Sunday, February 10, 2013


At a moment when Barack Obama fully owns American foreign policy and is being attacked from the left, you'd think Republicans would see a golden opportunity to reach back into their isolationist past, and also tap into their present-day advocacy of smaller government, in order to join the lefty pile-on.

But old Republican habits die hard:
... in broad terms, the conversation generated by the confirmation hearing of John O. Brennan, [President Obama's] nominee for C.I.A. director, underscored the degree to which Mr. Obama has embraced some of Mr. Bush's approach to counterterrorism, right down to a secret legal memo authorizing presidential action unfettered by outside forces.

At the same time, a separate hearing in Congress revealed how far Mr. Obama has gone to avoid what he sees as Mr. Bush's central mistake. Testimony indicated that the president had overruled his secretaries of state and defense and his military commanders when they advised arming rebels in Syria....

Critics on the left saw abuse of power, and critics on the right saw passivity.
Righties just can't let go of their knee-jerk tendency to see any Democrat as America-hating and weak-willed. It may be doing them less good than at any time in the past forty years, but it still fires up the base -- you know, the folks who still think Hanoi Jane urinal stickers are hilariously incisive social commentary.

Even accountability-free Obama-style Death From Above isn't enough for these folks:
Particularly stark has been the secret memo authorizing the targeted killing of American citizens deemed terrorists under certain circumstances without judicial review, a memo that brought back memories of those in which John Yoo, a Justice Department official under Mr. Bush, declared harsh interrogation legal.

... Some called Mr. Obama a hypocrite. But Mr. Yoo himself saw it differently, arguing in The Wall Street Journal that the memo, whatever the surface similarities to his own, betrayed a flawed vision because it presented the issue in law enforcement terms rather than as an exercise of war powers.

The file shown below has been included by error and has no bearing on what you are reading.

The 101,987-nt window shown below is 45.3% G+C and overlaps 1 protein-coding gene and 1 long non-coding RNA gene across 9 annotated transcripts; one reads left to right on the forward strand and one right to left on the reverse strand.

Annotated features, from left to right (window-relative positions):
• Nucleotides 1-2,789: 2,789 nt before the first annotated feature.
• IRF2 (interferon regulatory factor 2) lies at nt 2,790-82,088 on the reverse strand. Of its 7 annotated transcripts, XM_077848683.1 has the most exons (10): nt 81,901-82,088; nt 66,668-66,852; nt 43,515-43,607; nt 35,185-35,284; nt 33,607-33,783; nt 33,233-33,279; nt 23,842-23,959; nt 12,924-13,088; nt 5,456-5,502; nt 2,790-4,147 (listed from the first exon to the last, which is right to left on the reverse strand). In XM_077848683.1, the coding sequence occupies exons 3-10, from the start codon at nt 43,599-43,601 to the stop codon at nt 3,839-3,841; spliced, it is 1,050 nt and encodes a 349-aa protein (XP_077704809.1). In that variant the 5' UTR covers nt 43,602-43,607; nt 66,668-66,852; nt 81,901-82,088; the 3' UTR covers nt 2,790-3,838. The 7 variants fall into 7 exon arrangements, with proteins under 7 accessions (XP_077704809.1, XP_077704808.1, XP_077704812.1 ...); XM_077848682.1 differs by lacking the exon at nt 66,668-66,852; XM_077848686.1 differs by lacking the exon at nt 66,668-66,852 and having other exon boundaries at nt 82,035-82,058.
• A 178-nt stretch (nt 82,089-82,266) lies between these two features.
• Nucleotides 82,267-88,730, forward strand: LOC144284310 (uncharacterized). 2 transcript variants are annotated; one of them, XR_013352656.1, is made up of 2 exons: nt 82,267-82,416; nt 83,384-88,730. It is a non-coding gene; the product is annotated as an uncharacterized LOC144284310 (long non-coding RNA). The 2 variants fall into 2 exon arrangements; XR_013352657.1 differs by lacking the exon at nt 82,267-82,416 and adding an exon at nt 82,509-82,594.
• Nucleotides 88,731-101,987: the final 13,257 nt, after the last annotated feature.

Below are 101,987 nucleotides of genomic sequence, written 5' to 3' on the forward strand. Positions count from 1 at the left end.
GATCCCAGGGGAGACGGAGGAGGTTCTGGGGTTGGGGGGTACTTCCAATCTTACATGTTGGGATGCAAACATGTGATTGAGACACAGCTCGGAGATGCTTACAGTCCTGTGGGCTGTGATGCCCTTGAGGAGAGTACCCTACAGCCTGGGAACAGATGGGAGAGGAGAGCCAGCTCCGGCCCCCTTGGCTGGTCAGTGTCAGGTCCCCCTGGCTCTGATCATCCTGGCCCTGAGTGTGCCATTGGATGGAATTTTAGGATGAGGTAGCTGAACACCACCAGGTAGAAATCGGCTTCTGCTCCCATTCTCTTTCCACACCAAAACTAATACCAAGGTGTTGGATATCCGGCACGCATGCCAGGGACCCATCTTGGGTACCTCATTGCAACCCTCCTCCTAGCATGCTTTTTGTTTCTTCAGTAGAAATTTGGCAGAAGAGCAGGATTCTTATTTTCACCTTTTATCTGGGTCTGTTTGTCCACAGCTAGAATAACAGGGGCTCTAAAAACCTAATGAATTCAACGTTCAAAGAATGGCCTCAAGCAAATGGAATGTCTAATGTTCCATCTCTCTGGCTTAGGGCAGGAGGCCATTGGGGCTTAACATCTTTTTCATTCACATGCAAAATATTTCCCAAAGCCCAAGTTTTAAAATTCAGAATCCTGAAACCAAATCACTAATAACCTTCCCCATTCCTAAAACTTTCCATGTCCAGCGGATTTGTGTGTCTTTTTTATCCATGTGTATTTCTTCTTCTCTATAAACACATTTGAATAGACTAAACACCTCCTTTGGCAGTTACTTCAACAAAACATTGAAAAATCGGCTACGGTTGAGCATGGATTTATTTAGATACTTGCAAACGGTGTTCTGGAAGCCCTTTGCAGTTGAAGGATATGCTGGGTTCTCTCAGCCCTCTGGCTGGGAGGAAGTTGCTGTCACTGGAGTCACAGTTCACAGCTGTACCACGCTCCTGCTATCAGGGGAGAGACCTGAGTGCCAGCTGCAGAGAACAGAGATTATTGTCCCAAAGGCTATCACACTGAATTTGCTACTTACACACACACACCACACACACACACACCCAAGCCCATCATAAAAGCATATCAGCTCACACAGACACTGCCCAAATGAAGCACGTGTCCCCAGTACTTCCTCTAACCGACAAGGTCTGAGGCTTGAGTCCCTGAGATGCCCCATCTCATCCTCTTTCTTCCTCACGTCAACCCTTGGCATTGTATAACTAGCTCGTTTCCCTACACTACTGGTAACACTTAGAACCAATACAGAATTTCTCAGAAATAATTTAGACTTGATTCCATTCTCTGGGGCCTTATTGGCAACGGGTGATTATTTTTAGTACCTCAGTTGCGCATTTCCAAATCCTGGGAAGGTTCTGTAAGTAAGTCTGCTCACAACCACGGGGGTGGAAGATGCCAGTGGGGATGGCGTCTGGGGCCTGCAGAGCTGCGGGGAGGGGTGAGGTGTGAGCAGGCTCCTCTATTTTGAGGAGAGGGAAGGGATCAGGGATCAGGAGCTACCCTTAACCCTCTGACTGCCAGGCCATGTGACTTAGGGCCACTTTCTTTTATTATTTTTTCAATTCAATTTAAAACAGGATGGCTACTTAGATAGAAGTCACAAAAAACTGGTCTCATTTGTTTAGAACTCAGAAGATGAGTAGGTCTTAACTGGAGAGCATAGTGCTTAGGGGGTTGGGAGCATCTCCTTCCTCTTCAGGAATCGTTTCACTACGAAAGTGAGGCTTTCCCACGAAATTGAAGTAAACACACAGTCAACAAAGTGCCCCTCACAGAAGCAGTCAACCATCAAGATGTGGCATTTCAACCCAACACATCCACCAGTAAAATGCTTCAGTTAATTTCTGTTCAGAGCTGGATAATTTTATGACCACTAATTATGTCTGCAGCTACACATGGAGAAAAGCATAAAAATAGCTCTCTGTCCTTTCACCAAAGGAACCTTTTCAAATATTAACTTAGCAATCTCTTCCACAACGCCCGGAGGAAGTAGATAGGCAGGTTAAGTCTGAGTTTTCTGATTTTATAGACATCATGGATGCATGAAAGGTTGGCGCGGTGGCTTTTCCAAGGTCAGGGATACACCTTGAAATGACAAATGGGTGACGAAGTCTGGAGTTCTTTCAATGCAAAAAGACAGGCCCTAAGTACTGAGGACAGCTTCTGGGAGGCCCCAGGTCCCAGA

He still thinks it's a legal matter rather than a war when he's incinerating people! Pansy!

Which is why Rand Paul is going to find himself just as marginalized as his dad was when he runs for president in 2016, if he keeps talking like this:
Senator Paul ... tried this week, in a talk at the Heritage Foundation in Washington, to become the voice of a new vision of Republican foreign policy....

Senator Paul said that he agreed with those who say that "Western occupation fans the flames of radical Islam." ... With the debt crisis, the United States simply can't afford all its current and possible future military interventions. Fiscal conservatism, by this line of thinking, means peace.

Just as his father made "Audit the Fed" a popular cause, Senator Paul told me in January, "I think I can do the same with 'Audit the Pentagon'" and fold defense cuts into his party's conception of fiscal responsibility.
If Obama, after all he's done to be the anti-McGovern, is still damned as a treasonous appeaser by the likes of Liz Cheney and Bill Kristol, then how does Rand Paul expect to get this past GOP primary voters in the next election cycle? Especially if he's not only rejecting star-spangled war but also questioning the defense industry's inalienable right to massive Pentagon boondoggles?

If Rand seems to have a shot in a divided field, the GOP establishment, led by phony tough guy Roger Ailes at Fox News, will destroy him. But Rand won't have a shot -- he's less reflexively anti-war than his father, which means he'll impress fewer kids, yet he's still too much of a war skeptic to inspire anything but outrage among angry white men who've watched Fox continuously since the 1990s.

So buh-bye, President-Wannabe Rand. Nice knowing you.


Victor said...

Yeah, the Republicans have a niche here which they can use to pivot back into something that's not totally abhorant to the rest of non-loon America - if not isolation, then certainly cutting the needless and often heedless military spending, and the Military Industrial Complex.

But sadly for them, they can't do that without losing the tons of campaign money that comes from the MIC.

And the old school 'Civil Liberatrians' that they used to be, could use the drone issue to dump on President Obama - especially the part about allowing drones to be used to kill American citizens, without any due process of law.

Why don't they?
Largely, because they want THEIR next President to be able to rain death down on "Blah" and brown people from the skies.

And, so that their President can also use the drones on his/her/their domestic enemies.

Examinator said...

They (GOP hierarchy) won't choose Paul Rand because they know that besides the money from MIC. There's the votes i.e. many of their complexes are in areas where they are a major employer. Consequentially the areas are Republican/or swing seats. The GOP simply can't afford Rand

redscott said...

All of this is true, but I hope he sticks with it. The GOP doesn't listen to anyone outside its tent, so having someone inside talking about a non-crazy foreign policy might change a few minds.